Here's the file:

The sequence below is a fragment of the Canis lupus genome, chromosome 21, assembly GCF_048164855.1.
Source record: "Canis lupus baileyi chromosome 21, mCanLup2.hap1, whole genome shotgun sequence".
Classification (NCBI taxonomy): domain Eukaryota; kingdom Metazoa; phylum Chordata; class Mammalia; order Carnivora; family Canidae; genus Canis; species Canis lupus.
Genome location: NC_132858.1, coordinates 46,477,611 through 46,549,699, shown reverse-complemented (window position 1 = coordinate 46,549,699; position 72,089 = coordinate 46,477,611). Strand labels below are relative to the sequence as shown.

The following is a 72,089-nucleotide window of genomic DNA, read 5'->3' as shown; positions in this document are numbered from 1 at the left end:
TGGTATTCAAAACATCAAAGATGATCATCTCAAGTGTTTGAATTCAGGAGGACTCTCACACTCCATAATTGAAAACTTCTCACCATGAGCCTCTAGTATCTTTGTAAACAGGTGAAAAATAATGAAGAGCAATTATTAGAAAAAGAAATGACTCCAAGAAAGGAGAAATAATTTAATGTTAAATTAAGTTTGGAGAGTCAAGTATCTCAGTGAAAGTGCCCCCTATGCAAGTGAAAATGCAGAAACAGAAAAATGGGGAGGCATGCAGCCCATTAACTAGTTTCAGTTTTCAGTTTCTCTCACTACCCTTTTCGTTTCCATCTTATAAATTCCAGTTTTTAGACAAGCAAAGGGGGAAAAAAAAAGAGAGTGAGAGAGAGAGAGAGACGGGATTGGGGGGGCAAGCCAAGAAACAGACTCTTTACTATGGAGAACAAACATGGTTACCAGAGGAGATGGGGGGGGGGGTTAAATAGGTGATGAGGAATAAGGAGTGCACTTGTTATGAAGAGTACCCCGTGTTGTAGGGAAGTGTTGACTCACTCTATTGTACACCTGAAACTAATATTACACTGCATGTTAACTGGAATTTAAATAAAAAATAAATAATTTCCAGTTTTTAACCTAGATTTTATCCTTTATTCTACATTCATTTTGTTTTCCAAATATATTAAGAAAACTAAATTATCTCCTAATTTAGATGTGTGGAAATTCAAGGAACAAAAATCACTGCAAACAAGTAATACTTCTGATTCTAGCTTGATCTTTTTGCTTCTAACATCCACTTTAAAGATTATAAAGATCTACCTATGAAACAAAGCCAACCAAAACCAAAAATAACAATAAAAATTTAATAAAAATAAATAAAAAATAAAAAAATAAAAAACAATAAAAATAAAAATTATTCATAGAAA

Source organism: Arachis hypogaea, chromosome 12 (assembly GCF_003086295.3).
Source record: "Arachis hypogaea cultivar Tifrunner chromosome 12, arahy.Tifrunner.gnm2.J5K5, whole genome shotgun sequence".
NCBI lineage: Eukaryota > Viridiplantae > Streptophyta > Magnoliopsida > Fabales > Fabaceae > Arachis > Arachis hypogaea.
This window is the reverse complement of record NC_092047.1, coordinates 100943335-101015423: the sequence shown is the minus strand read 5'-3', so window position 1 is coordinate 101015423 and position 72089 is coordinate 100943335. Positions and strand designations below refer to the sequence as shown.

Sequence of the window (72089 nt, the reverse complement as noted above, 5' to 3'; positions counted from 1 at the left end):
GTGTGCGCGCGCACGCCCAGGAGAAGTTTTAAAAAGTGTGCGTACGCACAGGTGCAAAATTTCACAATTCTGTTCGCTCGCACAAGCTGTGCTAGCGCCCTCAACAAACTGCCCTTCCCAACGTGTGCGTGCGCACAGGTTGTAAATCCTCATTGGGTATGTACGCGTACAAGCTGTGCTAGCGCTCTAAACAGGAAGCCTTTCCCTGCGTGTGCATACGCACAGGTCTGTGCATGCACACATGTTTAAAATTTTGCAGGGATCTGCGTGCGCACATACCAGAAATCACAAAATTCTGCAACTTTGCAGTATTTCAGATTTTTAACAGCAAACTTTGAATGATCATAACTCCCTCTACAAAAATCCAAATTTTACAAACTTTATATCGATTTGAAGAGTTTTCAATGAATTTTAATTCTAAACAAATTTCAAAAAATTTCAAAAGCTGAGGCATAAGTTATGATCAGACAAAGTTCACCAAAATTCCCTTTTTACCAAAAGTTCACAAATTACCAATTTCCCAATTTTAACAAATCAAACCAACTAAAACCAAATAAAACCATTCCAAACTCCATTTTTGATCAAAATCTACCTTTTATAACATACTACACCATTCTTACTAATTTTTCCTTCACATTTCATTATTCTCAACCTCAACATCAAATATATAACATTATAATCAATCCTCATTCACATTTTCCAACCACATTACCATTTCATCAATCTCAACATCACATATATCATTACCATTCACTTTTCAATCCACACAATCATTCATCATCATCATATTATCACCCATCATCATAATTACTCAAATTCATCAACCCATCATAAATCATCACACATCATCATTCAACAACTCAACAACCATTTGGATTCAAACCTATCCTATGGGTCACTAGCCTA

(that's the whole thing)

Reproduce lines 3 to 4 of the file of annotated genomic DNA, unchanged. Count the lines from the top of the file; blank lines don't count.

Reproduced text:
Classification (NCBI taxonomy): domain Eukaryota; kingdom Metazoa; phylum Chordata; class Mammalia; order Carnivora; family Canidae; genus Canis; species Canis lupus.
Genome location: NC_132858.1, coordinates 46,477,611 through 46,549,699, shown reverse-complemented (window position 1 = coordinate 46,549,699; position 72,089 = coordinate 46,477,611). Strand labels below are relative to the sequence as shown.